Don't be a Victim of Medicare Fraud
Help Keep Costs Down by Helping Medicare
Do you carefully review your paperwork when leaving the doctor? How about those explanation of benefits you get in the mail showing what insurance covered? If you do review them, how much of the information actually makes sense? Most people wouldn’t have favorable answers to these questions and that’s why Medicare fraud, along with other medical fraud is so easy to perpetrate.
But let’s focus on Medicare fraud because it’s so prevalent. It’s hard to put a number on the actual dollar amount but a 2014 estimate put the number somewhere between $17 billion and $57 billion paid out to fraudulent claims. Simply dividing that out across all Medicare recipients, that’s nearly $1,000 per person annually. Fraud of this magnitude certainly has a negative impact on the Medicare program in general, it’s future sustainability, and the cost of individual premiums and deductions each person pays.
You are paying more each month because of Medicare fraud.
Types of Medicare Fraud
In its publication, Protecting Yourself and Medicare from Fraud, Medicare points to improper billing as the most prevalent type of Medicare fraud--charging you for services or equipment you didn’t receive while under the care of a physician, somebody stealing your Medicare ID and billing against it without your knowledge or coning you into signing up for something that you don’t understand and billing Medicare on your behalf.
The easiest way to help in the fight against Medicare Fraud is to read your paperwork, compare it against Medicare’s paperwork, and ask questions of your healthcare provider if something doesn’t seem right.
Step By Step Process
Not sure how to do it? Follow these steps each time you go to the doctor.
- When you go to the doctor, keep an electronic or paper calendar of all visits. Write down the provider, what you were seen for, and your copay. Also note any tests performed and medical equipment they gave you.
- Ask for paperwork concerning the visit. Often, they’ll give you something to take to the front desk for checkout. Ask for a copy of that paperwork.
- If you have Original Medicare they will send you a Medicare Summary Notice or (MSN). This is similar to an EOB or explanation of benefits that you would receive from other health insurance providers. If you have a Medicare Advantage Plan, you will get something similar from that insurance provider.
- Compare the MSN or EOB to the paperwork you received from your healthcare provider. Also look at your calendar. If you see anything on the MSN or EOB that you didn’t receive, first call your doctor and ask for clarification. If that doesn’t work, you can report it to Medicare as possible fraud.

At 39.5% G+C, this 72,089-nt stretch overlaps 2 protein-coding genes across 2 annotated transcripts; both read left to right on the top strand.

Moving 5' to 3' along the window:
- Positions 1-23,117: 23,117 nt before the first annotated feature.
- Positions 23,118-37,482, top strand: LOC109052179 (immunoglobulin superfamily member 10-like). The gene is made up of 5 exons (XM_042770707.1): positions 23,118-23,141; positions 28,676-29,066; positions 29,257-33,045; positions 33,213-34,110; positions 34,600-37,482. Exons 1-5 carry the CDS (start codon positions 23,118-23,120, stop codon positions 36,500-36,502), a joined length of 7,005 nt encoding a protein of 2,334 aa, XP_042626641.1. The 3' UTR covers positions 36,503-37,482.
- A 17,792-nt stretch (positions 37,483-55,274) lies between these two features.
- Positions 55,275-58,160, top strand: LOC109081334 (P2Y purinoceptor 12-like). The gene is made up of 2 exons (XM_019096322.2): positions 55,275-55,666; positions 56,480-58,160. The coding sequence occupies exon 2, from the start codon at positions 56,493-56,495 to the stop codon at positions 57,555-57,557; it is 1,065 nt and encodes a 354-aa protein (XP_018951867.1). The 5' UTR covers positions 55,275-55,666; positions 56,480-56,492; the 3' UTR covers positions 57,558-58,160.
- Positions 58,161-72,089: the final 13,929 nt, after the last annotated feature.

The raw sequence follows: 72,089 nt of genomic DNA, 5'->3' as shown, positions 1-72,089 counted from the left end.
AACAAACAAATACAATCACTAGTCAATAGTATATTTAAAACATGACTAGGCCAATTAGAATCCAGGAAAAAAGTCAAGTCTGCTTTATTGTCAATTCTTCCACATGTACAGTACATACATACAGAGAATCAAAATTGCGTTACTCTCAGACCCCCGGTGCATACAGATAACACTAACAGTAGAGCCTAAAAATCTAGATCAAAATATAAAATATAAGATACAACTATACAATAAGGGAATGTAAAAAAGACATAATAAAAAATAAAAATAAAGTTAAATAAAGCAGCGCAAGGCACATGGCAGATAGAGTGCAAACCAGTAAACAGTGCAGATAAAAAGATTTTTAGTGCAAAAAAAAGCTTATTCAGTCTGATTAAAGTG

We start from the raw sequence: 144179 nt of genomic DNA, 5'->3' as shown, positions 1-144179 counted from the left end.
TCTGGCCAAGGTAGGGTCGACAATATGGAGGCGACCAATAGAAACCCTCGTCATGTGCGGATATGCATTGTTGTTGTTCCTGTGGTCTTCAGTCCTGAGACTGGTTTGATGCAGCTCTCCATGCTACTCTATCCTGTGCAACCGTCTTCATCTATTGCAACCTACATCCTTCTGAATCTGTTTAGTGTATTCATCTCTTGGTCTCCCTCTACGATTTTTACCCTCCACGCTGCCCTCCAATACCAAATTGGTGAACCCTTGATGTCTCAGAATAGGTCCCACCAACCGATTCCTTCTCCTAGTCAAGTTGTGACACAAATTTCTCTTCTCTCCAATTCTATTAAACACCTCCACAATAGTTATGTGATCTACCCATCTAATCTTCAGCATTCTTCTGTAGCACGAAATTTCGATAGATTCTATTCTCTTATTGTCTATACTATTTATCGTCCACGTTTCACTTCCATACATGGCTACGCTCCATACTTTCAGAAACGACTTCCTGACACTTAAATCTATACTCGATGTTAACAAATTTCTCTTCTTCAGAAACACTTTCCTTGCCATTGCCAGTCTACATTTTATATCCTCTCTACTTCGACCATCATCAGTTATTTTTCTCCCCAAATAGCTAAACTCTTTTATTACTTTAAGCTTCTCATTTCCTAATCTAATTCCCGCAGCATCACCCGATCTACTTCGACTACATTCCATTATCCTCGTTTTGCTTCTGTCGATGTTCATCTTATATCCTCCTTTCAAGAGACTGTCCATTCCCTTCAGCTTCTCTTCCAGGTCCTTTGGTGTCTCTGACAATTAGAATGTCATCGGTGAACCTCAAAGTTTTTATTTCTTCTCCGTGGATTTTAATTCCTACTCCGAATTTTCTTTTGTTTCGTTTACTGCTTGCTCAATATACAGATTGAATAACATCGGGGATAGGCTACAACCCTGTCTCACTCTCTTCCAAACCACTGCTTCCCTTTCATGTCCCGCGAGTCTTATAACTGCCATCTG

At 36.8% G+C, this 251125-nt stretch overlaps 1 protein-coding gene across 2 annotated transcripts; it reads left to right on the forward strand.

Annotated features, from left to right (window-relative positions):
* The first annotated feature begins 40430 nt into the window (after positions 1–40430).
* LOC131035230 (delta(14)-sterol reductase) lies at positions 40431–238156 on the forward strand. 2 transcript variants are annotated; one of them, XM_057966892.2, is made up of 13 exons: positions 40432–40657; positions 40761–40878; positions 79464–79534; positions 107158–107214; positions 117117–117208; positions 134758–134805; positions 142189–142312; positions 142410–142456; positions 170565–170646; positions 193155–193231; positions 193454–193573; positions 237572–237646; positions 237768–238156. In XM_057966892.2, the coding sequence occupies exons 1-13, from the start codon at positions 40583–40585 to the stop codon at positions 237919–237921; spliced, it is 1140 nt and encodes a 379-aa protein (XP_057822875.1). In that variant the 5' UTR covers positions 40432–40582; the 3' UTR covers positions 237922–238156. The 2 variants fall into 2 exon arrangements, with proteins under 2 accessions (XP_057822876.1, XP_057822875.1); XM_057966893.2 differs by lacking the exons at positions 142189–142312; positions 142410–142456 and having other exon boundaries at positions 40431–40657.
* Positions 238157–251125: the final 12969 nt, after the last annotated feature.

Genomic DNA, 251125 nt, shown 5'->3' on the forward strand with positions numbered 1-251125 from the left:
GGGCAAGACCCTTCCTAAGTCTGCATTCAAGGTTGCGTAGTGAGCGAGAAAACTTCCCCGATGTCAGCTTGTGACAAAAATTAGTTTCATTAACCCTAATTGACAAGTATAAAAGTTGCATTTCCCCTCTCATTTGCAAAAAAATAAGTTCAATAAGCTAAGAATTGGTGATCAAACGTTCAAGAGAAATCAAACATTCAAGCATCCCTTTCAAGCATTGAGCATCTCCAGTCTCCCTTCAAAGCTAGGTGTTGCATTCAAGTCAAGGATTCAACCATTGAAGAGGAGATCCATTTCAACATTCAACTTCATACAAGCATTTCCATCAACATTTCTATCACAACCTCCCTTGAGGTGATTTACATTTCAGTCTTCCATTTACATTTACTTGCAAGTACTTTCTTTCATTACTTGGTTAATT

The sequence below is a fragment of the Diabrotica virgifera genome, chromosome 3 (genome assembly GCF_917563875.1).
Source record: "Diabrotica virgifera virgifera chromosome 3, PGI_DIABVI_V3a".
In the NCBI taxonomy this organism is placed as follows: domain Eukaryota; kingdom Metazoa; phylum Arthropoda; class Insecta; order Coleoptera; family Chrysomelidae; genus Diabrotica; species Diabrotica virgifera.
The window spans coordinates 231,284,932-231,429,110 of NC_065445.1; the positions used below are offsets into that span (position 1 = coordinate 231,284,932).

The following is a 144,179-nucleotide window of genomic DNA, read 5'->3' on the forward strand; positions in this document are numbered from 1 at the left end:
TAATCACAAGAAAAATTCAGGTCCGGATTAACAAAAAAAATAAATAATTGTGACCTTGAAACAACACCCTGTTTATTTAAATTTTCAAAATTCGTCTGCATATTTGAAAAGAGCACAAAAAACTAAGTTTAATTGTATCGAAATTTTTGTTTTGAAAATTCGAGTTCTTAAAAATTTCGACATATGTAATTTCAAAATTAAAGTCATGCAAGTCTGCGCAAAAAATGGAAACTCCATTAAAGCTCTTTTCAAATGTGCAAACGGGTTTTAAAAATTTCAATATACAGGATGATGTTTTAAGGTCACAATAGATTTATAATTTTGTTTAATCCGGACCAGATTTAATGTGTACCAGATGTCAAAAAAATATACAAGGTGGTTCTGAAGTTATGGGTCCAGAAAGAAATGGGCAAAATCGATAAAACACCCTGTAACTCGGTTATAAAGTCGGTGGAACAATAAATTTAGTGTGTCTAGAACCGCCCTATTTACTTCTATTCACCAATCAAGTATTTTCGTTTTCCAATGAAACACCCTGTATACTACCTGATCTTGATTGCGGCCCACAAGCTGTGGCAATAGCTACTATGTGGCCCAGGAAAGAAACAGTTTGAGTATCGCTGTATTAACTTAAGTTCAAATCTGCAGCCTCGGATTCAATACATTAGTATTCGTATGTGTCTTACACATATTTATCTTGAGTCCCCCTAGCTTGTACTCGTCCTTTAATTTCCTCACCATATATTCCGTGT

Note: You don’t have to wait for actual paperwork to arrive in the mail. Go to mymedicare.gov to see all of your MSNs.
How to Report Medicare Fraud
If you talk to your healthcare provider but still suspect fraud, or you’re receiving documentation from providers you’ve never seen, call 1-800-MEDICARE or file a report online. Have all necessary information ready including your Medicare Number, the name and all identifying information for the person or company you suspect committed fraud, and the related documentation.
If it turns out to be fraud, and you meet certain requirements you could pocket up to $1,000 for reporting.
Medicare advises you to protect yourself by following these guidelines:
- Remember that nothing is actually “free.” Somebody is paying for it.
- Don’t listen to claims from shady people that say they need your Medicare information in their system but won’t actually charge to it.
- Nobody from Medicare will show up at your home to sell you anything.
- You aren’t allowed to receive money or kickbacks for using a service or joining their plan.
- Don’t fall for scare tactics as a way to sell you medical services or equipment you don’t need. If something seems overly dramatic or scary, seek a second opinion.
- Don’t use doctors that offer to change a diagnosis code so Medicare will pay for a service.
- If something seems shady or overly complicated, there’s a good chance that something isn’t right. Get a second opinion.
Finally, treat your Medicare and Social Security cards like a credit card. In the hands of the wrong people, you can become the victim of identity fraud. Not only does that harm Medicare, the amount of time and money you will invest to get it cleaned up will likely be significant. The sooner you report the fraud, the better.